Friday, October 22, 2004

Lakota vs. Lakota fires up the fans

Both East, West schools strong contenders this year

By Michael D. Clark
Enquirer Staff Writer

Lakota West seniors Chris Perry (left), Bobby Kelley (center) and Mahmoud Abusway cheer Thursday at a pep rally at the high school.
Call it the Cross-Township Shootout.

Tonight's football match between West Chester Township's Lakota West and Liberty Township's Lakota East high schools pits, for the first time, two contenders since the schools were created in 1997.

And like Cincinnati's famed basketball Crosstown Shootout between the University of Cincinnati and Xavier University, there are bragging rights to be had by the victor in an annual game that has drawn some of the largest prep crowds - up to 10,000 - in Butler County.

This will be the first time the contest will take place on one of the school's campuses - Lakota West - and finds both teams enjoying their best seasons. Lakota East (8-0) and West (7-1) have earned Top 10 rankings in the Enquirer Division I Coaches Poll and are battling for the playoffs. .

"This is our Ohio State versus Michigan," Lakota Schools Athletic Director Stu Eversole says.

Throughout this suburban community, anticipation for the game has reached fever pitch. Students are quick to boast of their Lakota East Thunderhawks while West students tout their beloved Firebirds. At Lakota West, a pep rally Thursday fed the passions; at East, teachers donned T-shirts to show their loyalty.

Paul Cox, a Lakota West parent, explains that while the East versus West matchups in other team sports - such as basketball and soccer - also pack in the fans, there is nothing like high school football.

• Both high school buildings are identical and cost a combined $53.1 million before opening their doors in 1997.
• The schools, which did not play each other during the initial 1997-98 school year, received their nicknames by splitting the old Lakota High School's mascot moniker - Thunderbirds. East is the Thunderhawks and West the Firebirds.
• All Lakota ninth-graders attend a single freshman school for one year.
• West, in West Chester Township, has 1,892 students; Liberty Township's East has 1,710.
• Besides being Ohio's eighth-largest school system with a 16,940 student enrollment, Lakota is also the state's largest district to receive an "excellent" academic rating, which is the highest possible from the state.
"In West Chester, this football game is more than a rivalry. It represents a battle for the pride of Lakota," Cox says.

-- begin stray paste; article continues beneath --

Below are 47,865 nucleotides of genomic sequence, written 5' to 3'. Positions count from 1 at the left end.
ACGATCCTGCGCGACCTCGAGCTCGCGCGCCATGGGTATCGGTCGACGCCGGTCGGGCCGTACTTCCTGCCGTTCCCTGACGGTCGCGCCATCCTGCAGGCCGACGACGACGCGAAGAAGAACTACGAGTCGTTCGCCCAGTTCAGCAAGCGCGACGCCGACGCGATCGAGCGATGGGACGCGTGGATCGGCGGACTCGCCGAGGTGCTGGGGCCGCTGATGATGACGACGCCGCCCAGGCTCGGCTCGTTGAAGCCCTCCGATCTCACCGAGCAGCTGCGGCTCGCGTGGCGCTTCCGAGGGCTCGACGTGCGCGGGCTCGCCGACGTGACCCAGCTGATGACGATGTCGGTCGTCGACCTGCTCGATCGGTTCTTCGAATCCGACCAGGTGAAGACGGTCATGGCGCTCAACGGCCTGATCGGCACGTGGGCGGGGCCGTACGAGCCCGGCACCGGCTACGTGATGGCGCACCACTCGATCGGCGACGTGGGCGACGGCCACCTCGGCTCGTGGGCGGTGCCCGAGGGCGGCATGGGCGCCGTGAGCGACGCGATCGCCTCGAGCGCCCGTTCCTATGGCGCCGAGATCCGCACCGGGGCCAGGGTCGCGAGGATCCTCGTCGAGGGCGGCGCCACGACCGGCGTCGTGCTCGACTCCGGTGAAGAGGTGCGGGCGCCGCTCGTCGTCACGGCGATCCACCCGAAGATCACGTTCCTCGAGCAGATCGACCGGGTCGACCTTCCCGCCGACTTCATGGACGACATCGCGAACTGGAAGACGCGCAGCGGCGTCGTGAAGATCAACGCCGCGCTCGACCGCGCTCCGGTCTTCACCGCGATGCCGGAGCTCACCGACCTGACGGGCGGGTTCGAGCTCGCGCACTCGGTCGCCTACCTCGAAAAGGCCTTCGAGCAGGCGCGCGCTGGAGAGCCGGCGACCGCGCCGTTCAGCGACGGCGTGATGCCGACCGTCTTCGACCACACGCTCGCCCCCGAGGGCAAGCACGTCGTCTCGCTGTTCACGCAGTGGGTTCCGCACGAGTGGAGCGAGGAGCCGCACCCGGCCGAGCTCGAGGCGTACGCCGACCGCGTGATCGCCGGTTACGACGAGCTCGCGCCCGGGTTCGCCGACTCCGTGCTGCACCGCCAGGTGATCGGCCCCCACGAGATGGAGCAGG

Lakota district officials are happily scrambling to bring in more bleachers, portable toilets, bigger concession stands, extra police security and parking attendants to handle the waves of fans expected to file in for the 7:30 p.m. kickoff.

"There has never been a game here with more implications than this one," says Tom Gamble, radio sports analyst for 1360 Homer, who emceed a Lakota news conference for the big game earlier this week.

"I've been part of local high school football for 20 years, and this kind of game is what makes Cincinnati high school football unique."

For the last two years, 30,000-seat Yager Stadium at Miami University hosted the game.

Before that, 7,500-seat Galbreath Field in Warren County handled the game, and often, overflow crowds. But the Saturday-afternoon games at Yager - combined with the distance of Miami's Oxford campus - reduced the crowds.

Then, school budget cuts - about $7 million worth - prompted Lakota school officials to move the game for the first time to one of the high schools, saving about $25,000.

Originally, Lakota district officials were going to squeeze as many people as they could into Lakota West's stadium off Union Centre Boulevard. But local fire officials, citing crowd safety, put a damper on that, limiting the crowd to 8,000. The stadium seats about 4,000.

But there is no limit to the excitement. And the overall good-natured quality of this intra-community rivalry isn't by chance.

Lakota officials purposely created a single freshman school that feeds into both high schools so that students would bond throughout their high school years.

Lakota West junior Joe Baker, who transferred from Princeton High School, says: "It's not like the two schools hate each other, but we both want to win."

In Lakota Schools Superintendent Kathleen Klink's mind, everybody wins. She has her own game strategy: "First half I sit on one side of the field and for the second half, the other side."


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